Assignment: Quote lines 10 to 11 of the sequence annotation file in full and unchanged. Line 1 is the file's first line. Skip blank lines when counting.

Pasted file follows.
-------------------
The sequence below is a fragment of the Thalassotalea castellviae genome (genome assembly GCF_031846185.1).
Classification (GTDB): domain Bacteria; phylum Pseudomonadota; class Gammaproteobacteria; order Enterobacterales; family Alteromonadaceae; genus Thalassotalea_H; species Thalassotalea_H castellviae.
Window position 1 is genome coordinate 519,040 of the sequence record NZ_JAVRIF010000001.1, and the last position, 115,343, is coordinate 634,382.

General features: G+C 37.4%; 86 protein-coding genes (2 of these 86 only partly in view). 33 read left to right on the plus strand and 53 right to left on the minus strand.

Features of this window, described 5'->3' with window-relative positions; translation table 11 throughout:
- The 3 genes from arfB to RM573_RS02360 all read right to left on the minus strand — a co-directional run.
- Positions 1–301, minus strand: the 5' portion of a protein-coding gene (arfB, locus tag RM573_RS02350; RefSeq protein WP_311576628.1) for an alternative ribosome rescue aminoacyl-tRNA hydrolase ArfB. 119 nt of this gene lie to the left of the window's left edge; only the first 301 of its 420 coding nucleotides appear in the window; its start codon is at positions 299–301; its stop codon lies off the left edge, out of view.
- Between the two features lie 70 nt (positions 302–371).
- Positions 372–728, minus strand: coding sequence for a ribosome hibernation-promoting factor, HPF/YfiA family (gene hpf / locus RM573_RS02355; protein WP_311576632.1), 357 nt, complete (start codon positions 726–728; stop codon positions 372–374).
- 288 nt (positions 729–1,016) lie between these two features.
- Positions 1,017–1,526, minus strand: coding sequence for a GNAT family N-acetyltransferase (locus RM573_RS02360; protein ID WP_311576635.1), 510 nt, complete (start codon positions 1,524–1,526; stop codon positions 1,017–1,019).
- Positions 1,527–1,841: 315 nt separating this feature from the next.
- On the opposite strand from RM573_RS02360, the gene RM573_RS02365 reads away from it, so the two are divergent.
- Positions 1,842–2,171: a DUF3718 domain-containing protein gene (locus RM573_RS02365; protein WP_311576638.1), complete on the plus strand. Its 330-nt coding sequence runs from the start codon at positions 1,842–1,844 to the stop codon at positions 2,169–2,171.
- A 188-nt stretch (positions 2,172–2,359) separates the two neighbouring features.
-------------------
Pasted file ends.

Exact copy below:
- 288 nt (positions 729–1,016) lie between these two features.
- Positions 1,017–1,526, minus strand: coding sequence for a GNAT family N-acetyltransferase (locus RM573_RS02360; protein ID WP_311576635.1), 510 nt, complete (start codon positions 1,524–1,526; stop codon positions 1,017–1,019).